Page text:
And so when I got slapped one more time I was done. I was frustrated and tearful and James was now awake because of the commotion and done. The little girl was still toddling to and fro and would likely be over with us again within a few moments and I just couldn't stand there for a moment longer.
We left before the homily ended. "It was obvious, wasn't it? That I was trying to keep them apart? That she should have done something?" I said to Paul as we waited for the light to change so that we could walk home.
"It was obvious." He agreed as we crossed the street and I complimented Sadie on how well behaved she'd been.
Later at home I began to turn the attempt at attending Mass over in my head.
And for some reason another memory kept butting in.
I remembered a day at Pediatric Rehab when a boy came in for his first appointment. He was maybe eight or nine years old. He wasn't as small as Maggie and wasn't nearly as easy (if it can be called easy) to contain.
It was clear that it was his first day there, because his mother and father were buried under a mountain of paperwork and were checking off boxes and filling in insurance numbers, but right away, I could sense their apprehension.
Their son seemed to be on the spectrum and they were nervous, and he was nervous, and while they checked boxes they tried to contain his movements and any time a child tottered by to look at the fish tank I could feel their stress level climb from five seats away.
Sadie, who seems to think of herself as the personal welcoming committee of the waiting room usually flutters around talking to everyone. She colors on the chalkboard and points out fish, gets coloring pages for other kids and hands out crayons and talks and says things like "it was lovely talking with you today" when her OT comes to find her. Sometimes the other kids talk back and sometimes they don't and it doesn't really phase her because she's used to talking to someone who doesn't really talk back.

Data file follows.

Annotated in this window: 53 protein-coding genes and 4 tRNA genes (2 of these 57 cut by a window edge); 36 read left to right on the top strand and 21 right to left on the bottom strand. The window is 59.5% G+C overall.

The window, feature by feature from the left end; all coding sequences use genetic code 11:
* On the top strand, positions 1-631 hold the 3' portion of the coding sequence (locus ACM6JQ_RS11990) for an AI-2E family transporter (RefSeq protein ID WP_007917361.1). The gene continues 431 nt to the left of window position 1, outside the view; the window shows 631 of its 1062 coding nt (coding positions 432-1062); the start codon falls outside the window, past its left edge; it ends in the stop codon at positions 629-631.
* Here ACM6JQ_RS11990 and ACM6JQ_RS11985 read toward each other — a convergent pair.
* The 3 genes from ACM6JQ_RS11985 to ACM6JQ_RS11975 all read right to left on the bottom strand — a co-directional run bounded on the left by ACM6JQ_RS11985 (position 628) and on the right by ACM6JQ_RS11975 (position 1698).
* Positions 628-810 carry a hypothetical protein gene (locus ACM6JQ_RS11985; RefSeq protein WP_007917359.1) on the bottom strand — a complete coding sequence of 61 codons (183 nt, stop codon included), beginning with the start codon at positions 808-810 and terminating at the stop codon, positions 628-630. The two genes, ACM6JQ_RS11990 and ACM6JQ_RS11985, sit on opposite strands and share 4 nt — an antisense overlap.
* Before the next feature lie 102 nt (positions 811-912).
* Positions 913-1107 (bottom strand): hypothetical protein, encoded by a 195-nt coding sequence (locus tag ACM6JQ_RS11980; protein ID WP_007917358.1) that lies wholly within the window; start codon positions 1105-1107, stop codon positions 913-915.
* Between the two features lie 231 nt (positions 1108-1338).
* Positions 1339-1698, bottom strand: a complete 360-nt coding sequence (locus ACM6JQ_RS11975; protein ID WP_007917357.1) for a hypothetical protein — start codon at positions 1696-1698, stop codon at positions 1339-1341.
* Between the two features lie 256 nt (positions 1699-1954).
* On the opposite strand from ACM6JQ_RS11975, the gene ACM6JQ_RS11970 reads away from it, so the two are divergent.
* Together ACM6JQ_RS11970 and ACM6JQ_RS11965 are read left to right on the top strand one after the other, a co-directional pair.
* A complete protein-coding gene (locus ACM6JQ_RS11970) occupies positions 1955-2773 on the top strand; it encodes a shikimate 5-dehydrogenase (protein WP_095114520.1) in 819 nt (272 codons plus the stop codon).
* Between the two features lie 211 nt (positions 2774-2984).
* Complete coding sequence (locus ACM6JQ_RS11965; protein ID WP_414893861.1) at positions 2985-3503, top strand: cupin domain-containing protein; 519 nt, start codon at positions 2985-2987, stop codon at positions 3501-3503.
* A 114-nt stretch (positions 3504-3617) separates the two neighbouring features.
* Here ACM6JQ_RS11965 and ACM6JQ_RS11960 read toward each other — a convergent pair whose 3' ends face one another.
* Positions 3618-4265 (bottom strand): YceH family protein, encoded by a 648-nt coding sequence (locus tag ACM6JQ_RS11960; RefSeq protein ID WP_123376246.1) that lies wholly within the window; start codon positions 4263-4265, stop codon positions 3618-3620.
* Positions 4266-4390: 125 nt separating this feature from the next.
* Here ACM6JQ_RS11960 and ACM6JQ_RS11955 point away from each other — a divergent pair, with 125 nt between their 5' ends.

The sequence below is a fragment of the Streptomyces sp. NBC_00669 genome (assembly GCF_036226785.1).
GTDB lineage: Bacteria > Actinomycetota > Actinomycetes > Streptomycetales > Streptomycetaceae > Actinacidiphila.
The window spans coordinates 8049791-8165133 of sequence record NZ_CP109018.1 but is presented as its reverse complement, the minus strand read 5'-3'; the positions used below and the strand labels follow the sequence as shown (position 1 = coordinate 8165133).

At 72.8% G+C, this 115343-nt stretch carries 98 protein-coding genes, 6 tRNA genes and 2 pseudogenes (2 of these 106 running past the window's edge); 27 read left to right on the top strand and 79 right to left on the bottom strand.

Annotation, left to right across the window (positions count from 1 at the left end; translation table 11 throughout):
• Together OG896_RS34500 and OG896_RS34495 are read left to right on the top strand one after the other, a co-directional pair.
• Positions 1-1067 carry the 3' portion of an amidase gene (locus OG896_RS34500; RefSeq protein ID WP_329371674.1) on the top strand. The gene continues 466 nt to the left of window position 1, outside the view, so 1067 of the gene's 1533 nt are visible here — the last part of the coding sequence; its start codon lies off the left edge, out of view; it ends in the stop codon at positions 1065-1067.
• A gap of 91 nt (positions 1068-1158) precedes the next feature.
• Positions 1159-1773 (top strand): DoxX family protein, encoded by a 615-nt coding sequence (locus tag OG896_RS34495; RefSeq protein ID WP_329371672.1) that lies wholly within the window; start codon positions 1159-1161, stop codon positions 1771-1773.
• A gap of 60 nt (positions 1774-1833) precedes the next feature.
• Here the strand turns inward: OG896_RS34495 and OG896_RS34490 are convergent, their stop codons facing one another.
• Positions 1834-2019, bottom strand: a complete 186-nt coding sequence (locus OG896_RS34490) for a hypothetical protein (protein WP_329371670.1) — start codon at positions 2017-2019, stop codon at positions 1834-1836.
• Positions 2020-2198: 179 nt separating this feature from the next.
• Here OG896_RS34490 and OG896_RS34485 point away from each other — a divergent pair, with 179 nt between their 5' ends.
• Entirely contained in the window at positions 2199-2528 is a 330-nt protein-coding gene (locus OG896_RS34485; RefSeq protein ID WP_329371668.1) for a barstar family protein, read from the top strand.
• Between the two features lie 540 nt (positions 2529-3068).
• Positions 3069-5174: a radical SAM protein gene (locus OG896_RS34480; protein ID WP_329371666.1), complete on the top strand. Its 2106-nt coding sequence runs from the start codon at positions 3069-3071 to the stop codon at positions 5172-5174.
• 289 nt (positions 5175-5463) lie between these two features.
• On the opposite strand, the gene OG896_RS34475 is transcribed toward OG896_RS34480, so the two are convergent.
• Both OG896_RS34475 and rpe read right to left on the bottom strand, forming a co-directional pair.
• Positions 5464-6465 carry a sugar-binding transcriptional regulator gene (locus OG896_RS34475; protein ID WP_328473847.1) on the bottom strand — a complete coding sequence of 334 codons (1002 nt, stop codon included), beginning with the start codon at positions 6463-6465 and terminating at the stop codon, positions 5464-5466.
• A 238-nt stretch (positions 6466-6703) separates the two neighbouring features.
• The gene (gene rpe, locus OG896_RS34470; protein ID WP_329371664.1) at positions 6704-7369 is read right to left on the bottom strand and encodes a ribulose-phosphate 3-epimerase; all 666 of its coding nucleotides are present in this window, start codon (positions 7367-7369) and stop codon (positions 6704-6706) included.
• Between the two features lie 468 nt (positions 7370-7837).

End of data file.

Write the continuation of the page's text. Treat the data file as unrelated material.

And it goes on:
"Come here," I told her a few times that day as her bubbly friendliness began to turn in their direction, because even at the distance I could tell that she was too close for their comfort and I wished that there was a secret handshake or sign, or even words that wouldn't sound as terribly awkward as they sounded in my head to let them know that in a way I understood.
So mostly I sat frozen, wishing I could say something or do something to ease the incredible feeling of tenseness and finally not saying anything at all.
I have a daughter with autism and I didn't know what to do to help.
And I wondered if maybe that's how the other mother felt today.
With her squeals and sounds it becomes more clear every month that Mae isn't a typically developing almost-five-year old.
Maybe that other mother was worried if she hurried over and snatched her daughter away that we would be offended by the movement and be upset. There are so many articles and posts about how moms with disabilities wish you would treat their kids and maybe her common sense told her to let her little girl play with this little girl who was a little bit different (and outside of Mass I would be all for that!).
Or maybe she was just oblivious and happy that her daughter was being quiet while she was standing by our family.
Either way, we survived (if you call leaving half way through surviving). And tomorrow I'll be making a few phone calls so that hopefully we can begin addressing this new "behavior" which I will be praying is incredibly short lived... At least so far it seems to be limited to me. I hope it stays that way.